Don’t Shoot the Second Arrow
Recently I received an email from the Integrator of one of my client companies. She reached out to me to discuss an unexpected “bombshell” (her word) she received. We scheduled an online meeting, and admittedly my curiosity wondered what could possibly have occurred that merited the term “bombshell”.
The answer: a Leadership Team member announced in their weekly Level-10 Meeting™ that he had decided to leave the company—tomorrow. The individual had not raised any issues previously, had not had a discussion with the Integrator about this plan, and had not exhibited any behaviors that suggested displeasure with anyone or anything.
As a process facilitator, my inclination was to IDS™ the issue with the Integrator. It struck me that there may well have been multiple root causes to the individual’s sudden resignation.
That isn’t where we started, however. Instead, the Integrator started yelling about the person’s decision – how unfair it was to the Leadership Team, the company, the person’s department, customers, etc. I gave the Integrator the space to vent and release what I expect was a significant amount of frustration and emotional energy that she could not release in the company.
When her venting did not appear to be slowing down, I asked a question: “Do you really need to shoot the second arrow?” The question brought the yelling to a stop, and the person asked what I meant by that.
When we shoot the second arrow, we react rather than focusing on understanding what happened and determining how best to respond. So, how do you avoid shooting the second arrow?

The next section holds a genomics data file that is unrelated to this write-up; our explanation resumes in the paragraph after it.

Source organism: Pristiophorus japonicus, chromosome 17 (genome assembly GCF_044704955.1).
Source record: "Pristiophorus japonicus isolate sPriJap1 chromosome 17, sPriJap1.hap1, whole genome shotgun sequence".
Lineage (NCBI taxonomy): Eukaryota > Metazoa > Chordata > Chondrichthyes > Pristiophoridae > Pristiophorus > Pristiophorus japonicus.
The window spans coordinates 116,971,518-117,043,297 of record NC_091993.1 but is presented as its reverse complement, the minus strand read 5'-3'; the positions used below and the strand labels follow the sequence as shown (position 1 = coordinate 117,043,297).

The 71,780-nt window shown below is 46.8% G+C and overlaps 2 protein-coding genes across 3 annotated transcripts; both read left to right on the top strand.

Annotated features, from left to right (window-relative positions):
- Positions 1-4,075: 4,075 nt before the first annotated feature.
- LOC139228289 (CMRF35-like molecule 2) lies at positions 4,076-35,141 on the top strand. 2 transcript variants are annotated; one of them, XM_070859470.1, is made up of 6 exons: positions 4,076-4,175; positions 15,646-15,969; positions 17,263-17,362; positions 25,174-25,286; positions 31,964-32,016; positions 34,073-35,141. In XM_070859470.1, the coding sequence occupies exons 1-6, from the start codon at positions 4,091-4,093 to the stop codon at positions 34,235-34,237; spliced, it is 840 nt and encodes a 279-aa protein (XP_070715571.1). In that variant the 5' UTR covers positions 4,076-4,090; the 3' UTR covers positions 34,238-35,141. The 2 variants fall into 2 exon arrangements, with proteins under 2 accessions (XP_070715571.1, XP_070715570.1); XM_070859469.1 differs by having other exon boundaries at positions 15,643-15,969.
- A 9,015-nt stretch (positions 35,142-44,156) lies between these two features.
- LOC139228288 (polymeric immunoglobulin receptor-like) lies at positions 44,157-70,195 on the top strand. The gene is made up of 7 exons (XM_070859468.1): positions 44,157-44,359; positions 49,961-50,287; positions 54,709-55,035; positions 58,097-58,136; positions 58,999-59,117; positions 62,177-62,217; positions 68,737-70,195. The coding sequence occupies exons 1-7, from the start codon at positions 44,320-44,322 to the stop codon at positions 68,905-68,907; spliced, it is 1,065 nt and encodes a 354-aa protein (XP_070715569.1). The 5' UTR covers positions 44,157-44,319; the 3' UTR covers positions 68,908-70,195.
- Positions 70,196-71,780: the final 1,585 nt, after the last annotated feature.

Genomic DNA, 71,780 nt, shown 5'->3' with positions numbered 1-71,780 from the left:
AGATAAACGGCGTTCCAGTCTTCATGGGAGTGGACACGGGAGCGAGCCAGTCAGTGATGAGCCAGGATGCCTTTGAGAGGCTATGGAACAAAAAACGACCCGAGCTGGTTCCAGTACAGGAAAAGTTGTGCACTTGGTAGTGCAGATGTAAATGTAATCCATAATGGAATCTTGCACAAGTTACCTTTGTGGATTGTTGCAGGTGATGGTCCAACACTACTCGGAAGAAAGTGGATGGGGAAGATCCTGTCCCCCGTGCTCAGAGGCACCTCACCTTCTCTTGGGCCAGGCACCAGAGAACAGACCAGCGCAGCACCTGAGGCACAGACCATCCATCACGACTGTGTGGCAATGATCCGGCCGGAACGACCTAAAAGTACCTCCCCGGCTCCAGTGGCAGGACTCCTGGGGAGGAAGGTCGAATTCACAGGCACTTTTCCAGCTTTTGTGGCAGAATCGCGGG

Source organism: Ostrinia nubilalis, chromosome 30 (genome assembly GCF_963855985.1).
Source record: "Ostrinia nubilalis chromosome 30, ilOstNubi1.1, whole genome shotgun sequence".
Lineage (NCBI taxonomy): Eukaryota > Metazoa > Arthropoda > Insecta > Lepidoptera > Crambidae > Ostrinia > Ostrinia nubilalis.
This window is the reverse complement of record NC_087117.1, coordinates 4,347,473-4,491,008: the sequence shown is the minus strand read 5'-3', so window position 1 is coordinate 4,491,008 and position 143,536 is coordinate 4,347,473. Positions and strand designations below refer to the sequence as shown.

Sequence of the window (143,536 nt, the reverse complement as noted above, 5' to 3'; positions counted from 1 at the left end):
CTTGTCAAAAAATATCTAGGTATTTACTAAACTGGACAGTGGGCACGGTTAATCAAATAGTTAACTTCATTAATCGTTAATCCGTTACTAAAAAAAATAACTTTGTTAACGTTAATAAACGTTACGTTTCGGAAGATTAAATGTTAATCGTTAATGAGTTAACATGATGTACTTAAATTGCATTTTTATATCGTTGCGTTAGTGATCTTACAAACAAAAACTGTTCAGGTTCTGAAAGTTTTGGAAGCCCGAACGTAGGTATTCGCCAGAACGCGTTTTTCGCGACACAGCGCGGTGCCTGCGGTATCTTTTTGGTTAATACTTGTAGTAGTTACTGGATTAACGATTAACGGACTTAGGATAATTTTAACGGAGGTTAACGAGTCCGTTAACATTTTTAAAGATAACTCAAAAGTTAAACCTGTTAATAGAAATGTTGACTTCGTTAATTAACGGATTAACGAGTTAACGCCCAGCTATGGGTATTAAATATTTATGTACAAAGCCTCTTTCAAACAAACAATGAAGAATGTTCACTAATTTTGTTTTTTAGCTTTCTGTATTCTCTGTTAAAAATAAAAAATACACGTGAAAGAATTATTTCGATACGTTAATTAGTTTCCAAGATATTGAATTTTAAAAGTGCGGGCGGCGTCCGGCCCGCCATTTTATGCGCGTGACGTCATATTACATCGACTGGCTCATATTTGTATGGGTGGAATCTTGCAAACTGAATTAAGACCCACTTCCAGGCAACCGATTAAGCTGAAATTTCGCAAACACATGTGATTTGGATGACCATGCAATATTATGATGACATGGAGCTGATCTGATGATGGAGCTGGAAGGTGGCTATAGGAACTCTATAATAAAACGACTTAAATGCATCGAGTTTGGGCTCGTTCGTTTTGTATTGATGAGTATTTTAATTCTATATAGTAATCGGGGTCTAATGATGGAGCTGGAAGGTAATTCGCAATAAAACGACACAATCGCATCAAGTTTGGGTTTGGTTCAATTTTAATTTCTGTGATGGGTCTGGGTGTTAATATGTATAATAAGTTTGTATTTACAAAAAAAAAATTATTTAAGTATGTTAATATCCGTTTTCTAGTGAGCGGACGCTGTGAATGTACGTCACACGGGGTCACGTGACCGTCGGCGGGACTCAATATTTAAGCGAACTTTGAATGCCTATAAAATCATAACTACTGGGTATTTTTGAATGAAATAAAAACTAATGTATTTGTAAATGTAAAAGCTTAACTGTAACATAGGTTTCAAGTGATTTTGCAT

Notice the first arrow. Recognize the anger, the emotions, and feel the sensations. It’s a normal response that makes us human. Find someone with whom you can share your emotions.
Catch your impulse to add another arrow. It is easy to yell at someone or look for someone to blame. These are reactions. We are better served when we take a deep breath and determine how best to respond to a situation.
Pat yourself on the back for not adding another arrow. Learning to respond to situations frees up more energy to address what is within your control.
Understanding situations with this perspective can help not only your business, but also yourself. As entrepreneurial leaders, we will undoubtedly be thrown into circumstances that engage our emotions. What makes us a strong leader is our response.
Want to learn more strategies around responding instead of reacting? As a professionally trained EOS Implementer™, I can help you cultivate systems within your business to catch situations before they arise, and resolve them if or when they do.
Please use the consult form below to schedule a free, no obligation consultation with me. Let’s start a conversation about how I can support your business—and help you keep a tight grip on that second arrow.